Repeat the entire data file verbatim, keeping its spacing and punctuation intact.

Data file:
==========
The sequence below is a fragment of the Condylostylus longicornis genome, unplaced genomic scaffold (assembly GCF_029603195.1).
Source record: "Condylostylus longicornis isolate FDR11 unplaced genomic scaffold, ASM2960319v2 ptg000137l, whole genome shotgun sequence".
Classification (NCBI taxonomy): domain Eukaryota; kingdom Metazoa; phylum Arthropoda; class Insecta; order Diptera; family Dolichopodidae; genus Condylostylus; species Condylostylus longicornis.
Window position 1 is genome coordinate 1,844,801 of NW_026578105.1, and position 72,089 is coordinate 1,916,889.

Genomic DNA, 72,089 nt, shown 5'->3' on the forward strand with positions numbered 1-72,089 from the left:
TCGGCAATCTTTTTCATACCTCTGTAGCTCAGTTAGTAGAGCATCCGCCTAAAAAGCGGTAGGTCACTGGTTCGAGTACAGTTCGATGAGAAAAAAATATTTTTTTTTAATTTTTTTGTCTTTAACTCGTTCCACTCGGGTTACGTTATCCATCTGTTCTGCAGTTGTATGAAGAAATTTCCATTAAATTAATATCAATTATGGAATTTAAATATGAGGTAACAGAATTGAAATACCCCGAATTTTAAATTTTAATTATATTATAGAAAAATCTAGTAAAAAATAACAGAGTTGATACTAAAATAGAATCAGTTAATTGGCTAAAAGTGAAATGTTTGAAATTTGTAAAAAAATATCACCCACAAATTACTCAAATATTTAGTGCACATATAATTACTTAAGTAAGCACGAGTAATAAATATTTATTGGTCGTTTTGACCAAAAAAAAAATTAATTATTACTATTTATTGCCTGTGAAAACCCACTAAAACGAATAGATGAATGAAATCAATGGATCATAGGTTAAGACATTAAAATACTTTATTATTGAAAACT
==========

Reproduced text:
The sequence below is a fragment of the Condylostylus longicornis genome, unplaced genomic scaffold (assembly GCF_029603195.1).
Source record: "Condylostylus longicornis isolate FDR11 unplaced genomic scaffold, ASM2960319v2 ptg000137l, whole genome shotgun sequence".
Classification (NCBI taxonomy): domain Eukaryota; kingdom Metazoa; phylum Arthropoda; class Insecta; order Diptera; family Dolichopodidae; genus Condylostylus; species Condylostylus longicornis.
Window position 1 is genome coordinate 1,844,801 of NW_026578105.1, and position 72,089 is coordinate 1,916,889.

Genomic DNA, 72,089 nt, shown 5'->3' on the forward strand with positions numbered 1-72,089 from the left:
TCGGCAATCTTTTTCATACCTCTGTAGCTCAGTTAGTAGAGCATCCGCCTAAAAAGCGGTAGGTCACTGGTTCGAGTACAGTTCGATGAGAAAAAAATATTTTTTTTTAATTTTTTTGTCTTTAACTCGTTCCACTCGGGTTACGTTATCCATCTGTTCTGCAGTTGTATGAAGAAATTTCCATTAAATTAATATCAATTATGGAATTTAAATATGAGGTAACAGAATTGAAATACCCCGAATTTTAAATTTTAATTATATTATAGAAAAATCTAGTAAAAAATAACAGAGTTGATACTAAAATAGAATCAGTTAATTGGCTAAAAGTGAAATGTTTGAAATTTGTAAAAAAATATCACCCACAAATTACTCAAATATTTAGTGCACATATAATTACTTAAGTAAGCACGAGTAATAAATATTTATTGGTCGTTTTGACCAAAAAAAAAATTAATTATTACTATTTATTGCCTGTGAAAACCCACTAAAACGAATAGATGAATGAAATCAATGGATCATAGGTTAAGACATTAAAATACTTTATTATTGAAAACT